What traditional publishers can learn from design sprints

What traditional publishers can learn from design sprints

Running a successful business is a marathon not a sprint. And yet, when you hit an uphill struggle, I’ve found it’s better to speed up rather than try to pace yourself. Sprinting not only solves problems faster but the solutions created in an accelerated process can take you further than you thought possible.

For the past year I've been experimenting with design sprints following the model created by Google Ventures (GV). It’s been used to rapidly prototype products, dive deep into data to uncover hidden patterns, test ideas with users, and crowdsource solutions to what felt like intractable business problems.

So, how can a method designed for solving problems faced by startups be applied to an established business?

As head of innovation at Emerald Group Publishing I’d been looking into dual operating systems that take a two-speed approach to business development. I was hunting around for a process for accelerated development and, as always, the best ideas come when you’re away from your desk. In my case I was lying on a beach in the Mediterranean listening to an episode of the StartUp podcast that featured the GV design team ‘faking’ an app for Gimlet Media. My challenge was to see if it could work for a publisher.

Once I’d dusted the sand from my feet and returned to the office I set a goal to develop a sprint process tailored to the realities of a traditional academic publisher. I gave myself 12 weeks to implement it and recruited a paid intern to help me run the experiment. Together we tested and iterated until we had a robust process to roll out to the business. We made lots of mistakes along the way, but we were able to fail fast and learn from doing.

So what exactly is a design sprint and how does it work?

Jake Knapp, designer of GV’s unique five-day process, calls it “a greatest hits of business strategy, innovation, behavorial science, design, and more.” It was created to help tech startups answer crucial questions through prototyping and testing ideas with customers. The process found fame with the likes of Facebook and Airbnb, and has been used by all sorts of businesses including management consultants McKinsey & Company and ad agency Wieden+Kennedy.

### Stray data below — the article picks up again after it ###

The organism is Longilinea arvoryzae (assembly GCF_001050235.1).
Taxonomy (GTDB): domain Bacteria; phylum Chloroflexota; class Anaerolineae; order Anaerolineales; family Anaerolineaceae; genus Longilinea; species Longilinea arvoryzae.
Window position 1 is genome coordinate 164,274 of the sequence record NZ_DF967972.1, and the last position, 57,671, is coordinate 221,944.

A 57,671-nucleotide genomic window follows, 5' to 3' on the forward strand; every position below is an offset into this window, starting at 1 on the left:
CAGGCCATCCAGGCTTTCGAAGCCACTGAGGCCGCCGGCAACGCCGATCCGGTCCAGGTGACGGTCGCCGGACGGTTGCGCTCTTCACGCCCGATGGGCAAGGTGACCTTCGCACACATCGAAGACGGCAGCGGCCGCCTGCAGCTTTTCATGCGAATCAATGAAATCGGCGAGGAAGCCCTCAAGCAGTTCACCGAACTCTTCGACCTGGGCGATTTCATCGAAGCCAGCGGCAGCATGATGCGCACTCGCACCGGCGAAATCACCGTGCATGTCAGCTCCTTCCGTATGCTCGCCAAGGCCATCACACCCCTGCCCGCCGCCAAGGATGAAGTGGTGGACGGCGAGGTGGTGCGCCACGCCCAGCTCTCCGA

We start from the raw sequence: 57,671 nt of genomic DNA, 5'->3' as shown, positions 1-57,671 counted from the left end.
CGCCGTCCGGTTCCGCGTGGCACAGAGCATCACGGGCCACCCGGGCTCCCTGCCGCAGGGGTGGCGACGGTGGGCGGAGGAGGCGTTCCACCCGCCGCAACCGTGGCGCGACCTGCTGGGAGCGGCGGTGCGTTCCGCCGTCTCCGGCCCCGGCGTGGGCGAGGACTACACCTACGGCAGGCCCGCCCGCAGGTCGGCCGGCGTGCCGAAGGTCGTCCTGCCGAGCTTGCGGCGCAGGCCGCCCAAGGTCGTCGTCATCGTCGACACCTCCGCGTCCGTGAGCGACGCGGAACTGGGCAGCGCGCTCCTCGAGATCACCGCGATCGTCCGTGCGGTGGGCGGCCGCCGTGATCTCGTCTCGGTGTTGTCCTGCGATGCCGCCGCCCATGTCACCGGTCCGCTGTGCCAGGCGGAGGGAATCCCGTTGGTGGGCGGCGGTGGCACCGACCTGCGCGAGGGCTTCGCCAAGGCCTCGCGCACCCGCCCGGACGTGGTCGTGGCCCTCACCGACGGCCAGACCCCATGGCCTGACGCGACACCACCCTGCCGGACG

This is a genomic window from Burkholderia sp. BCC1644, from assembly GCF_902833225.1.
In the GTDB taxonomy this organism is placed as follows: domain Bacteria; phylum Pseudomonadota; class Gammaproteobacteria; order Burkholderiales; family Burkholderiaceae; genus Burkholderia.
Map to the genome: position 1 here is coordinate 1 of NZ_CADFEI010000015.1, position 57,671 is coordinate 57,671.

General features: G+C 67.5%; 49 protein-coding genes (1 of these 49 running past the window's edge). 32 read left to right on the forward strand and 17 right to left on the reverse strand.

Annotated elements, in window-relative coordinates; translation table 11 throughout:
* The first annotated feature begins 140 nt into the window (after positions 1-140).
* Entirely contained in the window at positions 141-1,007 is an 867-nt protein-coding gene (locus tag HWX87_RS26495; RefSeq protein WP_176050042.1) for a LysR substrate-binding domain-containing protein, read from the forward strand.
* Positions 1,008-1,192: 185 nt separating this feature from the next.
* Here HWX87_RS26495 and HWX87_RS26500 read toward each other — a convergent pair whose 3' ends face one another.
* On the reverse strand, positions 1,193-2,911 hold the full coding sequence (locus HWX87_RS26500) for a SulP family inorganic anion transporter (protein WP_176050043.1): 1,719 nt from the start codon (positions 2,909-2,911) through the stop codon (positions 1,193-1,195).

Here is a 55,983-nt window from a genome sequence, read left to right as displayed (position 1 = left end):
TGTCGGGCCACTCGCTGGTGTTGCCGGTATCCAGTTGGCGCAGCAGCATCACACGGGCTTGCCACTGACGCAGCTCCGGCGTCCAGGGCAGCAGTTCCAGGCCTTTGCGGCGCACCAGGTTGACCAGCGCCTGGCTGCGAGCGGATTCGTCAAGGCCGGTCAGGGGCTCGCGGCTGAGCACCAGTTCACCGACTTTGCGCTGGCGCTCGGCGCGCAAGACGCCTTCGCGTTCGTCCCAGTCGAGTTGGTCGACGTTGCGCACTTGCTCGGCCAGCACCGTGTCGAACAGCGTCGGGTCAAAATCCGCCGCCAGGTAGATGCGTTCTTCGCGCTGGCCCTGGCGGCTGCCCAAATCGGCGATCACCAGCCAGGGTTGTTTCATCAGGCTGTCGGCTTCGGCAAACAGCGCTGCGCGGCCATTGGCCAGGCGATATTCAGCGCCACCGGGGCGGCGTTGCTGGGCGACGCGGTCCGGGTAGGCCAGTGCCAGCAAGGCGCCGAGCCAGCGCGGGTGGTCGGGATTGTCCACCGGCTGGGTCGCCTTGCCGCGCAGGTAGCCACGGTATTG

The GV design sprint offers a step-by-step guide that takes five full-time days for a small team. The blog and book Sprint: Solve Big Problems and Test New Ideas in Just Five Days outline in detail the objective of each day, giving lots of practical advice, case studies and handy checklists of what to do and buy, including suggested snacks.

A classic sprint follows a strict pattern:

  • Monday creates a path for the week. It starts with agreeing a goal for the sprint and mapping the challenge. Experts are brought in from the business so by the end of day the team can pick a target problem to solve during the next four days.
  • Tuesday is all about generating solutions through sketching ideas. The focus is not artistic ability but critical thinking.
  • Wednesday kicks off by critiquing all the solutions from the day before and deciding which ones have the best chance of achieving the goal. The selected solution gets made into a storyboard.
  • Thursday the team takes the storyboard and makes it into a realistic prototype. That means building something. As time is limited (there’s only one day to build) the main principle is: fake it.
  • Friday is the day the prototype is put in front of real customers who will be interviewed and observed using the prototype.

It’s a robust process that’s proven to work. Tinkering with it is not advised. However, by reviewing each sprint we found that slight adjustments improved how the process worked for us. Through iterating we created a new process that we called Spark Labs.

Though we extended the process to include preparation and follow up activities, the week itself works within the same constraints of time. Each day has objectives, centred around structured meetings and specific roles for different members.

It was interesting that even though there was a budget the teams preferred a DIY approach to building prototypes. For example, a couple of weeks ago we ran our first overseas sprint with colleagues in Sao Paulo to make local language videos. Rather than pay for professionals they storyboarded, acted, did the voice over, drew illustrations and edited two videos within the week.

We’re coming up to our first anniversary and sprints are now business as usual. We’ve averaged one pretty much every three weeks and worked with colleagues in all aspects of the business not just product development. Kat Palmer, innovation manager, now trains staff to run sprints themselves, and keeps a backlog of business ideas to accelerate. She said:

“I love that I enable people to feel like they’re in a start-up rather than an established company nearly 50 years old. It’s an incredible environment for the team; a space for shared responsibility, no hierarchy and real drive and motivation to succeed. It helps us feel truly connected to our customers by having the tools and techniques to address their needs through rapid prototyping. Time and again we have seen incredible results through this method!”

Sprints work best when you’re feeling stuck or facing a big challenge. I urge everyone to give it a go. Run a sprint as an experiment and I promise you’ll be surprised how much you can achieve.